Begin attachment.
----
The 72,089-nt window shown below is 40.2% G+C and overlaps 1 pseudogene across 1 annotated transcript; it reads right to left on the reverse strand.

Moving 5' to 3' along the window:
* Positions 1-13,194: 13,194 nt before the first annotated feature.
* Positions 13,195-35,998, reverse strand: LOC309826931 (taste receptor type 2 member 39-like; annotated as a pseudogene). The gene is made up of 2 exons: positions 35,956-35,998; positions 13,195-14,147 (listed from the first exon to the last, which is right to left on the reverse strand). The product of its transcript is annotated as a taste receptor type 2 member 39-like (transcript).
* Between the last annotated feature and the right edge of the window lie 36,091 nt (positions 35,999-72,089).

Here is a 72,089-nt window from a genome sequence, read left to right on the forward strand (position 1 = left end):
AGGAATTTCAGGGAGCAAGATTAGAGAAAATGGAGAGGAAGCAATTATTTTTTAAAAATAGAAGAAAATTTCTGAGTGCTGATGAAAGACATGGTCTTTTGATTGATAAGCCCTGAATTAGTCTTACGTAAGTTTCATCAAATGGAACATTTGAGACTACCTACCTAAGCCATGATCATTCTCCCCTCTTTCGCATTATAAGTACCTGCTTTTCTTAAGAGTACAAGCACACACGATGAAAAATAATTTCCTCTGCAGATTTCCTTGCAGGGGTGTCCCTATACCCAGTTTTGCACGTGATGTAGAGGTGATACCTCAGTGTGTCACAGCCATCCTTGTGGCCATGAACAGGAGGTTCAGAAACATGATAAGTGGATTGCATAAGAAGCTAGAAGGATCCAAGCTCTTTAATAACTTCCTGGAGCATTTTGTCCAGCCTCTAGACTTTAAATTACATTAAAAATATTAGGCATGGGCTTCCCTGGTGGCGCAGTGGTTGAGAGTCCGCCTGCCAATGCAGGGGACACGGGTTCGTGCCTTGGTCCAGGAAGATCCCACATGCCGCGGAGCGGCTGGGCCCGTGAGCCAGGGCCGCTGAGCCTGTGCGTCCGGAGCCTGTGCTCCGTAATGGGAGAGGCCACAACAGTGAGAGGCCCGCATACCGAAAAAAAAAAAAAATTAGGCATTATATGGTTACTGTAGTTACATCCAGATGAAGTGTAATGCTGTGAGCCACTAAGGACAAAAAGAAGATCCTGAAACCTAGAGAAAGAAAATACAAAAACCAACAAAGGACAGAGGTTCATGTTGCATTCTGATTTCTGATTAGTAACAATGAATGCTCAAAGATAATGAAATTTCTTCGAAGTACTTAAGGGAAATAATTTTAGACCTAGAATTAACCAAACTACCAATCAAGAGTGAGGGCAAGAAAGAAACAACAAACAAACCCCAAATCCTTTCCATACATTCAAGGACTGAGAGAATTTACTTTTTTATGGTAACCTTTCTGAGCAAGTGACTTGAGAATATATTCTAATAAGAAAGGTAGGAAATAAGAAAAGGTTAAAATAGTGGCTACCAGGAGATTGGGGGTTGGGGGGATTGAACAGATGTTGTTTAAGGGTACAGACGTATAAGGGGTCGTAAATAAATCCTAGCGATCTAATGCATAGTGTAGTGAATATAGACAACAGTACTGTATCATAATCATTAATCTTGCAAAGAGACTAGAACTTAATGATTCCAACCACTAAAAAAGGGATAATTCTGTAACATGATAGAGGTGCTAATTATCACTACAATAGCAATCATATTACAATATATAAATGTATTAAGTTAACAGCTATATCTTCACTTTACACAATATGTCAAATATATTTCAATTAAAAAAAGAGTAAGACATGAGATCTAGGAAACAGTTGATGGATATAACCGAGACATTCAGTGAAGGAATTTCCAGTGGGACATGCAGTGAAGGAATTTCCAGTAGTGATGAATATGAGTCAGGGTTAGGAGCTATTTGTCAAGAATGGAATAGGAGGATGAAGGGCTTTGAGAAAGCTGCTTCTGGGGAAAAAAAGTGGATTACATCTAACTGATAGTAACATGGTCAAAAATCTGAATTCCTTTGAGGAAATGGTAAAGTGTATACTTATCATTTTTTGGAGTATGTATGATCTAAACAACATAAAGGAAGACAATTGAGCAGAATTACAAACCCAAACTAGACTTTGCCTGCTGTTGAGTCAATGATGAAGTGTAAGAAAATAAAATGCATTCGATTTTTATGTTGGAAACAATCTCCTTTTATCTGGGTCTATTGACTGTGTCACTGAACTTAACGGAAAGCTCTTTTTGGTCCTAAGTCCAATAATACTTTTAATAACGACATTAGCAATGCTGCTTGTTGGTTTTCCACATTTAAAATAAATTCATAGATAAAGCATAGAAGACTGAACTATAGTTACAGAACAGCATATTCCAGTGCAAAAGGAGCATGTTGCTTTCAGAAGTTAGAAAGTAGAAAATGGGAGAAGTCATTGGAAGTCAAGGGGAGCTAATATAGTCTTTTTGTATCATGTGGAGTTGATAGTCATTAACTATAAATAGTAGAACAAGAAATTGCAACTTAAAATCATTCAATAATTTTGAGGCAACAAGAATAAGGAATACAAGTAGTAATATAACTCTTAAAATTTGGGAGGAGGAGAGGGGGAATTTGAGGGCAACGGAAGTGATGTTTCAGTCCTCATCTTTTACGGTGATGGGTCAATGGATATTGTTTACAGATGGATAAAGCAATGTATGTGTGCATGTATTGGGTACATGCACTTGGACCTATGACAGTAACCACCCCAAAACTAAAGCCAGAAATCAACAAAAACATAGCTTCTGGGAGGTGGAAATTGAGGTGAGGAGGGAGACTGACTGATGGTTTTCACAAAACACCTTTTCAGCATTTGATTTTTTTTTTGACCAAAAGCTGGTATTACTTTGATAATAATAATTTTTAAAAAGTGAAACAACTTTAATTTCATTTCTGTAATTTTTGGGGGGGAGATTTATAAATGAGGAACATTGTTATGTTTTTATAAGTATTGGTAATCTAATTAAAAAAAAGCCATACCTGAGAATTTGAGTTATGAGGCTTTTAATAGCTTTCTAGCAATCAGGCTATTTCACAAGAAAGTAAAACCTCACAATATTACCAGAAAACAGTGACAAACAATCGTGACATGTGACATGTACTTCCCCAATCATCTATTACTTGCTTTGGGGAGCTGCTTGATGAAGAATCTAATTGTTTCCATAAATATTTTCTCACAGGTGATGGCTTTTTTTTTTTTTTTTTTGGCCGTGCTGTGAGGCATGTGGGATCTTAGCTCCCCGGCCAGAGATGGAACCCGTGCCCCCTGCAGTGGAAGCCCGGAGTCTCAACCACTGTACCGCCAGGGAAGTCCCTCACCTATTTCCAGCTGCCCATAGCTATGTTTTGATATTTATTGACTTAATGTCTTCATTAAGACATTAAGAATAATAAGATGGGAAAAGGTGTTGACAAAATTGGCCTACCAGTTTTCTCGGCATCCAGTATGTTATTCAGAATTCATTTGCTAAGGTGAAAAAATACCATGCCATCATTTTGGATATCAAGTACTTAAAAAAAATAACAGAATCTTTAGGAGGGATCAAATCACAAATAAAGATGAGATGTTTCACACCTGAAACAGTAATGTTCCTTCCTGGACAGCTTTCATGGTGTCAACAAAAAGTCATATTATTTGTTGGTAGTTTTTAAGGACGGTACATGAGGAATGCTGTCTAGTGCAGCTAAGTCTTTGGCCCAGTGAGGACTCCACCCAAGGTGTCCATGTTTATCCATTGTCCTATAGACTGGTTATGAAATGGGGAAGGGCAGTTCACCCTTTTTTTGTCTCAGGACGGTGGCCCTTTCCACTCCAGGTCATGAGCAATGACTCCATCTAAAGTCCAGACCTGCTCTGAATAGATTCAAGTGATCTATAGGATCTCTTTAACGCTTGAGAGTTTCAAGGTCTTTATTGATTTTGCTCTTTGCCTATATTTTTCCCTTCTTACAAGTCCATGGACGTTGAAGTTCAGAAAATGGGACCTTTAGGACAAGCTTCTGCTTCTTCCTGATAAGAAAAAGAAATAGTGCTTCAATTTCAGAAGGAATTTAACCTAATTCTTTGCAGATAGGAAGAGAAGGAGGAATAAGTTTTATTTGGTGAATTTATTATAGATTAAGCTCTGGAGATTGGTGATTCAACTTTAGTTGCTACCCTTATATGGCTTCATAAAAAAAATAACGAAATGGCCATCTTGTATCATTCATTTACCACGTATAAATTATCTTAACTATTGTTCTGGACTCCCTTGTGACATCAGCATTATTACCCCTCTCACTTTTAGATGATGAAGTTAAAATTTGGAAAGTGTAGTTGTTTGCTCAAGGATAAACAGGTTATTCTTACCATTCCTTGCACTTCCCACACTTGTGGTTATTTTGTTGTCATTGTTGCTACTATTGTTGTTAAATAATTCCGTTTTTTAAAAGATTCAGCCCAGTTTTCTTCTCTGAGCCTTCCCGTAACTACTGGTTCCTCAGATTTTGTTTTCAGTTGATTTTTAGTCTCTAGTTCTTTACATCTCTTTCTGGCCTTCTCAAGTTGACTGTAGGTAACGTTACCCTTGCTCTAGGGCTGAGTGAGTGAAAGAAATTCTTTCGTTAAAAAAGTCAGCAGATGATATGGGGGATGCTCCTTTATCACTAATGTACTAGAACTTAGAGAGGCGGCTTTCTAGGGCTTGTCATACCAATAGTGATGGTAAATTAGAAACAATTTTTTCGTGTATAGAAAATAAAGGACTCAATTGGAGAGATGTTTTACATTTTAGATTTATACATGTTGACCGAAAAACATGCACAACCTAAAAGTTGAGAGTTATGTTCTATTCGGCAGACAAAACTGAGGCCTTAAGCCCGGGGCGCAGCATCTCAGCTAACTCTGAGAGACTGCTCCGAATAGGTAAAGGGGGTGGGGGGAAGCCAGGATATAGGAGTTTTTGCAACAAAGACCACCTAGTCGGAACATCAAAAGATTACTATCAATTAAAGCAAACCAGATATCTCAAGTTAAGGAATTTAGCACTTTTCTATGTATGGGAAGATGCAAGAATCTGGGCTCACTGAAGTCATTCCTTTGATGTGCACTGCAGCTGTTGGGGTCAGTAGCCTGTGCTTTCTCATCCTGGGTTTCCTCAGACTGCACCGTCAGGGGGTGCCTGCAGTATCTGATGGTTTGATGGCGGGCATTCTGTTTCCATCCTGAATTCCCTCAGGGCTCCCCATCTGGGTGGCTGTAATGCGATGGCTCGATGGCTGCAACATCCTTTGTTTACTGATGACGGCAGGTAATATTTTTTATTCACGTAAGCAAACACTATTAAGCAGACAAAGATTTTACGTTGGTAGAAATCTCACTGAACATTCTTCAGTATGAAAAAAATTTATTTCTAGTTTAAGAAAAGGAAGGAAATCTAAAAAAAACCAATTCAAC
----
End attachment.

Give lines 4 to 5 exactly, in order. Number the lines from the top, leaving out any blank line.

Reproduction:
* Positions 13,195-35,998, reverse strand: LOC309826931 (taste receptor type 2 member 39-like; annotated as a pseudogene). The gene is made up of 2 exons: positions 35,956-35,998; positions 13,195-14,147 (listed from the first exon to the last, which is right to left on the reverse strand). The product of its transcript is annotated as a taste receptor type 2 member 39-like (transcript).
* Between the last annotated feature and the right edge of the window lie 36,091 nt (positions 35,999-72,089).